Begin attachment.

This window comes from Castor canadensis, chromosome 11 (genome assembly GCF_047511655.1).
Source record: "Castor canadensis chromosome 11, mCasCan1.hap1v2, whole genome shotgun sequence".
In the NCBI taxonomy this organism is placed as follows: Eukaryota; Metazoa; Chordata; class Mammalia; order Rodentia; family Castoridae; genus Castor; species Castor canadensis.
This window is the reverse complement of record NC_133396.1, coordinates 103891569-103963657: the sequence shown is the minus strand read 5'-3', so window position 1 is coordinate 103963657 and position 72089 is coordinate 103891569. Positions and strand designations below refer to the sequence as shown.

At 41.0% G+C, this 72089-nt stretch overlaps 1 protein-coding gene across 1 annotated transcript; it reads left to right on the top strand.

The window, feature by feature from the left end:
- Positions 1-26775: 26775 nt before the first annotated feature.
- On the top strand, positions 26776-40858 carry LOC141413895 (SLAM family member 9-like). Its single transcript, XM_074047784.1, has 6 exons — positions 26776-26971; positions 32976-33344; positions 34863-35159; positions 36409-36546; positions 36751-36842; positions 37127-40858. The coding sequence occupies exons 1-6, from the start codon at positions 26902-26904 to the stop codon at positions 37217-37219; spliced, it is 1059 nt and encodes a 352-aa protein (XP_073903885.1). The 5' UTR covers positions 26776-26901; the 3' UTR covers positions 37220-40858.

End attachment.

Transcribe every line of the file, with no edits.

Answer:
This window comes from Castor canadensis, chromosome 11 (genome assembly GCF_047511655.1).
Source record: "Castor canadensis chromosome 11, mCasCan1.hap1v2, whole genome shotgun sequence".
In the NCBI taxonomy this organism is placed as follows: Eukaryota; Metazoa; Chordata; class Mammalia; order Rodentia; family Castoridae; genus Castor; species Castor canadensis.
This window is the reverse complement of record NC_133396.1, coordinates 103891569-103963657: the sequence shown is the minus strand read 5'-3', so window position 1 is coordinate 103963657 and position 72089 is coordinate 103891569. Positions and strand designations below refer to the sequence as shown.

At 41.0% G+C, this 72089-nt stretch overlaps 1 protein-coding gene across 1 annotated transcript; it reads left to right on the top strand.

The window, feature by feature from the left end:
- Positions 1-26775: 26775 nt before the first annotated feature.
- On the top strand, positions 26776-40858 carry LOC141413895 (SLAM family member 9-like). Its single transcript, XM_074047784.1, has 6 exons — positions 26776-26971; positions 32976-33344; positions 34863-35159; positions 36409-36546; positions 36751-36842; positions 37127-40858. The coding sequence occupies exons 1-6, from the start codon at positions 26902-26904 to the stop codon at positions 37217-37219; spliced, it is 1059 nt and encodes a 352-aa protein (XP_073903885.1). The 5' UTR covers positions 26776-26901; the 3' UTR covers positions 37220-40858.